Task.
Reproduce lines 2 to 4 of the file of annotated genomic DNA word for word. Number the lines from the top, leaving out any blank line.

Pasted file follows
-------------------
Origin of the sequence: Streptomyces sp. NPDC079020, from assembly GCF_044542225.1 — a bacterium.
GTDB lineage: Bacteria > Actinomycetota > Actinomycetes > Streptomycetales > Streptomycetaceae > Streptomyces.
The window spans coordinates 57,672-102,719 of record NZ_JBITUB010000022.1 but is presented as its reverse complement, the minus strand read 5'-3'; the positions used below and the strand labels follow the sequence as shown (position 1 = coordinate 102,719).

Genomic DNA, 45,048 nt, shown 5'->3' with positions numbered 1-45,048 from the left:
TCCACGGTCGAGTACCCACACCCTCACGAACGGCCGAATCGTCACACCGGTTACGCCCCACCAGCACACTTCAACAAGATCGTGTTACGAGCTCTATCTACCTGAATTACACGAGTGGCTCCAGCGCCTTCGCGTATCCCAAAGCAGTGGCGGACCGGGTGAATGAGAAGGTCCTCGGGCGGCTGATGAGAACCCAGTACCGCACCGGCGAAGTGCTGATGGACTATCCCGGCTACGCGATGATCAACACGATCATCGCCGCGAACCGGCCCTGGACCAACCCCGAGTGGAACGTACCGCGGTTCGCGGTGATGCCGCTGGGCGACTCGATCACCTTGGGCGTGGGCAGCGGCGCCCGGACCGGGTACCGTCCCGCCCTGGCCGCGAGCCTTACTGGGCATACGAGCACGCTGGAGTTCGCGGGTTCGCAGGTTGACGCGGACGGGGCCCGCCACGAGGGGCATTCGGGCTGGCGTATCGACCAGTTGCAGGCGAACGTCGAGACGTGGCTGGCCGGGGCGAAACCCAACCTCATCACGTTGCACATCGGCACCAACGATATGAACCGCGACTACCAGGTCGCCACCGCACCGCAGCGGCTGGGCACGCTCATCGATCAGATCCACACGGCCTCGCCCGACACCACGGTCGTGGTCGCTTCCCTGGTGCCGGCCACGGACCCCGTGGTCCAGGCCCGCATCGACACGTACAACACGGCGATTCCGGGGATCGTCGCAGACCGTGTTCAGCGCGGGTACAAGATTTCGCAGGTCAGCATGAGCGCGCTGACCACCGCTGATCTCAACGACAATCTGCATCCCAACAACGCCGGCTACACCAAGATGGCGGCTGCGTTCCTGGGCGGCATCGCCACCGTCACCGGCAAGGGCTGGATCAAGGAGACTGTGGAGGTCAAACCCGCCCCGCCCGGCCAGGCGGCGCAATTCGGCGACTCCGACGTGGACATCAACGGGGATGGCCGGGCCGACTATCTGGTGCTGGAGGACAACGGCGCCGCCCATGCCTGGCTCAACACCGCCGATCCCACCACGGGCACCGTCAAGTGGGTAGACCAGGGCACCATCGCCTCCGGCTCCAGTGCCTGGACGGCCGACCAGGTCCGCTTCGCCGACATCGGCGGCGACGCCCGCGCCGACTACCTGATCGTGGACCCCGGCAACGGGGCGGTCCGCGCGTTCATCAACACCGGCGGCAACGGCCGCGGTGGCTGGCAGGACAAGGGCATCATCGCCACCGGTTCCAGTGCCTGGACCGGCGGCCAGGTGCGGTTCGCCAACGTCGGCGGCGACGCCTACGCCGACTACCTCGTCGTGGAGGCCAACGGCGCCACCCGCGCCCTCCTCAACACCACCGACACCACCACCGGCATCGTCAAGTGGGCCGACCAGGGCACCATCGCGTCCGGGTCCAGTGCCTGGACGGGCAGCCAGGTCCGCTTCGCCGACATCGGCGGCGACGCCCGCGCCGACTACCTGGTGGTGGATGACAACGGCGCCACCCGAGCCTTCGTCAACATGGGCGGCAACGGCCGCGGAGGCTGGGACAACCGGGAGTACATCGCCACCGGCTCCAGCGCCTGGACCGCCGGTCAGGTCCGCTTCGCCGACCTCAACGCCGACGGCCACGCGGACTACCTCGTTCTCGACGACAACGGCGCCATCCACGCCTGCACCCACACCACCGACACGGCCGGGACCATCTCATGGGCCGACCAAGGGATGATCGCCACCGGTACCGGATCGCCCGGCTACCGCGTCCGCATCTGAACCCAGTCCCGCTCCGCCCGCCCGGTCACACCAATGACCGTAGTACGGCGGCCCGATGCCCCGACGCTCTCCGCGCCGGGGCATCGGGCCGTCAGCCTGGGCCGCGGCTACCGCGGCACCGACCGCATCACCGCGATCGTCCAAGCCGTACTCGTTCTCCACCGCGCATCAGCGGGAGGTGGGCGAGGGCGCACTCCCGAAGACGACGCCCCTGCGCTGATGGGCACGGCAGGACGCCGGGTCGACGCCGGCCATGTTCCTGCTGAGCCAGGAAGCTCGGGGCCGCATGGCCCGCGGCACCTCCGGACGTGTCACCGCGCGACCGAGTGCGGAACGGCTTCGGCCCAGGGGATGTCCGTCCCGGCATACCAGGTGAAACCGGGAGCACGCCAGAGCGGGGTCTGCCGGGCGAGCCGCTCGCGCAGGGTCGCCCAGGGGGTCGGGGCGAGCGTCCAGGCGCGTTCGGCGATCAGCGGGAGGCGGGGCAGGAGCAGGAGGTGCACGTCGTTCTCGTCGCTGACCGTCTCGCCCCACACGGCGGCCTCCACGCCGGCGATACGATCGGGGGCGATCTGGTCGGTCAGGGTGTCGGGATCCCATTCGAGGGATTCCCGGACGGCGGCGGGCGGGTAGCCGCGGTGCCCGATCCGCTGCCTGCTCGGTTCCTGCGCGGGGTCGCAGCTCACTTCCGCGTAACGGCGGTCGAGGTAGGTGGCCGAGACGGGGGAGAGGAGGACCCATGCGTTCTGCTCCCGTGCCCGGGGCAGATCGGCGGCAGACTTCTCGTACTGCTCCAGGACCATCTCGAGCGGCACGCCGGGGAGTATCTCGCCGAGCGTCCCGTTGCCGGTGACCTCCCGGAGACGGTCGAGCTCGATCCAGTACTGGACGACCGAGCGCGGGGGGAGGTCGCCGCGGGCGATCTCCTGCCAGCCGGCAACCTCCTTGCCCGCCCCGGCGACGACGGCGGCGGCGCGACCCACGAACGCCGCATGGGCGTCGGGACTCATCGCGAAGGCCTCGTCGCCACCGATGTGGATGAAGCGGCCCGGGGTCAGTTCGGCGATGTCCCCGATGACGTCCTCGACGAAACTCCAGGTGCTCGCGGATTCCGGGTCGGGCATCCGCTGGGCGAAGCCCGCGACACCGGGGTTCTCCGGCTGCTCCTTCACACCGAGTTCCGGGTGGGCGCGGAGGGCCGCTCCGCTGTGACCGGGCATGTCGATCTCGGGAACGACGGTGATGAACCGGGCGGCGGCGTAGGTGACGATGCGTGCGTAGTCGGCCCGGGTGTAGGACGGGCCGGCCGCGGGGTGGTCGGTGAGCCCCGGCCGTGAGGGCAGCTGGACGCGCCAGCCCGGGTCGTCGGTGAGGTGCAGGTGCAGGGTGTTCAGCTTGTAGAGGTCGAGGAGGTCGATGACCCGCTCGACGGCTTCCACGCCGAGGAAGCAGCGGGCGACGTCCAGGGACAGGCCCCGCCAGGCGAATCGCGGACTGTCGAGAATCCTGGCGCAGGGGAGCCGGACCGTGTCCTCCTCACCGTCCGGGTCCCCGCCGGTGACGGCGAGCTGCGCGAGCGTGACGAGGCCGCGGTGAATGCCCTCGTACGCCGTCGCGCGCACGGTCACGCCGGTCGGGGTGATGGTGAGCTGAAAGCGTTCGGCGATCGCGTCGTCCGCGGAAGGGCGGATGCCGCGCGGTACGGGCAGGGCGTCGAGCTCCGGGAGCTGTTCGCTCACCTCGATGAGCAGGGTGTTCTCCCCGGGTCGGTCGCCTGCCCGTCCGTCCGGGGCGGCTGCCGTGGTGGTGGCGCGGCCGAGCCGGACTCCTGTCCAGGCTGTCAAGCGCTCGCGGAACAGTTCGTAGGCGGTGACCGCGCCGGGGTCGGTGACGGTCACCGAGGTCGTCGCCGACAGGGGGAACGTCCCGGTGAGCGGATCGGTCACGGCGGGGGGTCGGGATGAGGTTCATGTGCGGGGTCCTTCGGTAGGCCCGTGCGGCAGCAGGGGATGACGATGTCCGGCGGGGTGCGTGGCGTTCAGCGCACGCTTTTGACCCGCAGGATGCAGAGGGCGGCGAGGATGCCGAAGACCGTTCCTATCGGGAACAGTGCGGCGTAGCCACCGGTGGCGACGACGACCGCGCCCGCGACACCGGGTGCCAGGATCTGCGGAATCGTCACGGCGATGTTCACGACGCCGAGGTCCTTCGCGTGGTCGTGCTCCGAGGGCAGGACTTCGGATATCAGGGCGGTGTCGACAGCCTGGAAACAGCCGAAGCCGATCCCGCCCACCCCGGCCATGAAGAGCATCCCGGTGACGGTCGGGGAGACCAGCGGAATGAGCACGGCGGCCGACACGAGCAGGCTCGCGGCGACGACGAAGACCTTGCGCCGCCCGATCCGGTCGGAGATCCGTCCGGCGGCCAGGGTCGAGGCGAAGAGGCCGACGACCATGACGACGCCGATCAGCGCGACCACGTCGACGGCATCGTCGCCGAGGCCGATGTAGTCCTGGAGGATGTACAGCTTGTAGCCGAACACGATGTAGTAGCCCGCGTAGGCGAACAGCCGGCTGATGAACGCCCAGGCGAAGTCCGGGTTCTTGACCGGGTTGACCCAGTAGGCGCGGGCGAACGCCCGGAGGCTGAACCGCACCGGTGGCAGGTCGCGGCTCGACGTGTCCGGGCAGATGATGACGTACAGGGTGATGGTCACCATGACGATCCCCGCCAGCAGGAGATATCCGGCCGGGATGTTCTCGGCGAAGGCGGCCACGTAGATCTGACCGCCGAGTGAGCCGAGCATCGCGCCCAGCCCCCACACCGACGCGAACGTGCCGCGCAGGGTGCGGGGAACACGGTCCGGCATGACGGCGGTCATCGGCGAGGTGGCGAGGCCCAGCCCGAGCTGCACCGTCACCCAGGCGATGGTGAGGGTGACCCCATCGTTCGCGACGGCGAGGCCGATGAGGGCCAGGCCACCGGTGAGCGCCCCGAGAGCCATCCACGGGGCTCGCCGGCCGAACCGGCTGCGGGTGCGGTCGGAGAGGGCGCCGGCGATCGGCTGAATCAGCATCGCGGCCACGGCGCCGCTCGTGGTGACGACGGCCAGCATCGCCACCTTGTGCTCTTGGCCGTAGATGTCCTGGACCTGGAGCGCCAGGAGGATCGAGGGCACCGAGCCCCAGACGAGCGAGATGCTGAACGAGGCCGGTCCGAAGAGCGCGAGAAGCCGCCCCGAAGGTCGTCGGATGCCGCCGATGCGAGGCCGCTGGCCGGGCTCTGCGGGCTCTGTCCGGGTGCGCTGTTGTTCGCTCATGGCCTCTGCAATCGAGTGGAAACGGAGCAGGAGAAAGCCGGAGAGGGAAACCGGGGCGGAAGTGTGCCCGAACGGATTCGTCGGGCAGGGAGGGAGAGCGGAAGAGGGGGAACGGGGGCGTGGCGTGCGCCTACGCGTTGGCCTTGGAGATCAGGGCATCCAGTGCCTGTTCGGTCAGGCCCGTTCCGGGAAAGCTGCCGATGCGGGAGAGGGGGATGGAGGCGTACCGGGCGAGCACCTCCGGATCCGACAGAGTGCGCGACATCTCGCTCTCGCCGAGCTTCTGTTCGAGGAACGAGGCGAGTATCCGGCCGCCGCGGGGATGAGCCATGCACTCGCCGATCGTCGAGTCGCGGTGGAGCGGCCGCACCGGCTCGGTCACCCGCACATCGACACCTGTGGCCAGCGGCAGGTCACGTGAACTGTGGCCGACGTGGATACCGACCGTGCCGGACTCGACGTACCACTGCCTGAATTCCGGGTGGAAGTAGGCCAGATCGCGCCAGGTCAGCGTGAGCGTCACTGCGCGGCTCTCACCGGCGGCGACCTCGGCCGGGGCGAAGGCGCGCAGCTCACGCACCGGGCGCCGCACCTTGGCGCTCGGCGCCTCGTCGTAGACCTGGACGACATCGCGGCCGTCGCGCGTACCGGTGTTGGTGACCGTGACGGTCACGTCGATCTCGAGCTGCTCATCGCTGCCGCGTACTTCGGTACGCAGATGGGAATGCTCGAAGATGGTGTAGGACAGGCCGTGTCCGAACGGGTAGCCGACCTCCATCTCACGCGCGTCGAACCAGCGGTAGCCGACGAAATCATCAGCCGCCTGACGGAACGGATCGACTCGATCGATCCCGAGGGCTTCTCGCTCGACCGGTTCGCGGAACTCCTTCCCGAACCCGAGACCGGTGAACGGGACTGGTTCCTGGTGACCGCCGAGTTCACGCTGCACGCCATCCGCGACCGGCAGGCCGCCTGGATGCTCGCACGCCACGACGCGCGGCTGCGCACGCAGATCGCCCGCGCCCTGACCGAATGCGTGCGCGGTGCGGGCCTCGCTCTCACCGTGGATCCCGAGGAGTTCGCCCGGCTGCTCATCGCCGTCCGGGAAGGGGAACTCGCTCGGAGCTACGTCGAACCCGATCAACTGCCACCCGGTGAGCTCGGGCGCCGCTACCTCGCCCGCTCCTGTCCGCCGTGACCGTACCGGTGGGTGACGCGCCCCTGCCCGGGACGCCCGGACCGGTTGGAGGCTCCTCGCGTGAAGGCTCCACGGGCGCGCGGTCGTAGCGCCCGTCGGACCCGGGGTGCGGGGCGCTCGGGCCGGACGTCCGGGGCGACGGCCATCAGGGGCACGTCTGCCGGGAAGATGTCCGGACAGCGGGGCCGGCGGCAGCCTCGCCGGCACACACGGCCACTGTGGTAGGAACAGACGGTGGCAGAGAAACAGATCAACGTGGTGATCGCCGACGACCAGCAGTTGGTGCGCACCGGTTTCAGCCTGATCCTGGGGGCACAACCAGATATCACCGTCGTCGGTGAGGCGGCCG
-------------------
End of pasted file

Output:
GTDB lineage: Bacteria > Actinomycetota > Actinomycetes > Streptomycetales > Streptomycetaceae > Streptomyces.
The window spans coordinates 57,672-102,719 of record NZ_JBITUB010000022.1 but is presented as its reverse complement, the minus strand read 5'-3'; the positions used below and the strand labels follow the sequence as shown (position 1 = coordinate 102,719).

Genomic DNA, 45,048 nt, shown 5'->3' with positions numbered 1-45,048 from the left: